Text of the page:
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Homework Help: Differential calculus, derivatives

  1. Feb 20, 2009 #1
    1. The problem statement, all variables and given/known data

    Find f'(x)= 16x - x-2 using first principles.

    2. Relevant equations
    http://img153.imageshack.us/img153/8403/597137697c1f605c7a43d34qz4.png [Broken]

    3. The attempt at a solution
    I used dy/dx and got 2x-3 + 16 but I get something different when I use the formular I attempted several times and I cant get the same answer as the dy/dx.
    Please need help!!!
    Last edited by a moderator: May 4, 2017
  2. jcsd
  3. Feb 20, 2009 #2


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    Science Advisor

    Do you mean "find f'(x) if f(x)= 16x- x-1"? That's quite different from what you say!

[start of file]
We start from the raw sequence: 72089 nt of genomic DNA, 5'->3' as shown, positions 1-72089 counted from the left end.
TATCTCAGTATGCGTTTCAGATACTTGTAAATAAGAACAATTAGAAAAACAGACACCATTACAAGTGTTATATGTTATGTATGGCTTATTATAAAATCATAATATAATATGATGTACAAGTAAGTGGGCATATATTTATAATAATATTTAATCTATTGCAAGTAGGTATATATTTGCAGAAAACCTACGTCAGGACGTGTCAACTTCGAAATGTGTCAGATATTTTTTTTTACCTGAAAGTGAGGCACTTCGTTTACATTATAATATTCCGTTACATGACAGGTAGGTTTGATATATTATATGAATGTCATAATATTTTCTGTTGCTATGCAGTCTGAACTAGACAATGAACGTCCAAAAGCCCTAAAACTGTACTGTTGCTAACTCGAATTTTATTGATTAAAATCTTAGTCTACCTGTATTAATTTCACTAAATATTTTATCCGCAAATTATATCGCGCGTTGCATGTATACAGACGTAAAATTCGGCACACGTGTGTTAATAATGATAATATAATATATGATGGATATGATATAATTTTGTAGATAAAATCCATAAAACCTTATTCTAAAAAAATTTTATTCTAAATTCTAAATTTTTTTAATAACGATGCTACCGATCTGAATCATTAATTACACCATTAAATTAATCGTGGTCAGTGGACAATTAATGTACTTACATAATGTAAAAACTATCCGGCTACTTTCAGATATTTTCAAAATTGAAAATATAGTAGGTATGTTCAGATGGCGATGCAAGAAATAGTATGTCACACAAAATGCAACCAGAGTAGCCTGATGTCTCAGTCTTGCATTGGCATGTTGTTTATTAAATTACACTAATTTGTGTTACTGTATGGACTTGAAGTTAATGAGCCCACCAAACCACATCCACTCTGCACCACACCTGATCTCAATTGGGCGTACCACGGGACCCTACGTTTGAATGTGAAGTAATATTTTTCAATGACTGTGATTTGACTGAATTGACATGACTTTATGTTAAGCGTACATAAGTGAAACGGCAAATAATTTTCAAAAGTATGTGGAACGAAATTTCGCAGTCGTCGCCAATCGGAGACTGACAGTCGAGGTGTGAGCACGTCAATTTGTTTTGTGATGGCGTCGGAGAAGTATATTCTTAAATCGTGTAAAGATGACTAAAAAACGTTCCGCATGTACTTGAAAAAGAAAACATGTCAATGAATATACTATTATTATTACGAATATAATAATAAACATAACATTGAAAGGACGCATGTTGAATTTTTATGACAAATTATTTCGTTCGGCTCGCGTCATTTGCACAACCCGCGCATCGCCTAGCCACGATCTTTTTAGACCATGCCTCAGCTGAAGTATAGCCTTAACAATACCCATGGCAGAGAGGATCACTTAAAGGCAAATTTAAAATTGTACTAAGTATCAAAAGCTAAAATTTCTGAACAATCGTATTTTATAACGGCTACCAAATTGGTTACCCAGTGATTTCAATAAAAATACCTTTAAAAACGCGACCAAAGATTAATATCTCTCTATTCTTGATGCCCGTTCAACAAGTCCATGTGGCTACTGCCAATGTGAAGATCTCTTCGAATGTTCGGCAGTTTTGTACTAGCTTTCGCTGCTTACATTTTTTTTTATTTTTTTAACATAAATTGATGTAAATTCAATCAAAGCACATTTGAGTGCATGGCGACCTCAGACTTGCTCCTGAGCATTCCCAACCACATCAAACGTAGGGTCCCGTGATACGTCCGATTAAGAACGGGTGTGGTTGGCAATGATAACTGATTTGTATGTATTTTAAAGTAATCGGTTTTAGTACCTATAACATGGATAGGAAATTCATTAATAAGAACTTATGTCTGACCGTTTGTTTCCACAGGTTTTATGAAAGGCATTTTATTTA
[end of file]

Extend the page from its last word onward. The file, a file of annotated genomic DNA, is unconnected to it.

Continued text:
If f(x)= 16x- x-2, then f(x+h)= 16(x+h)- (x+ h)-2

    f(x+h)- f(x)= 16(x+ h)- 16x - (x+h)-2+ x-2

    The first part of that is just 16x+ 16h- 16x= 16h.

    The second part is
    [tex]-\frac{1}{(x+h)^2}+ \frac{1}{x^2}[/tex]
    [tex]= \frac{-x^2}{x^2(x+h)^2}+ \frac{(x+h)^2}{x^2(x+h)^2}[/tex]
    [tex]= \frac{-x^2+ x^2+ 2hx+h^2}{x^2(x+h)^2}= \frac{2hx+ h^2}{x^2(x+h)^2}[/tex]
    [tex]f(x+h)- f(x)= 16h+ \frac{2hx+h^2}{x^2(x+h)^2}[/tex]
    Now, what is (f(x+h)- f(x))/h and what is the limit of that as h goes to 0.
  4. Feb 21, 2009 #3
    Last edited by a moderator: May 4, 2017
  5. Feb 21, 2009 #4


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    Homework Helper

    you've lost a square from the denominator for no reason during your calc, they should work
  6. Feb 21, 2009 #5
    Thanks sorry about that it works perfectly!
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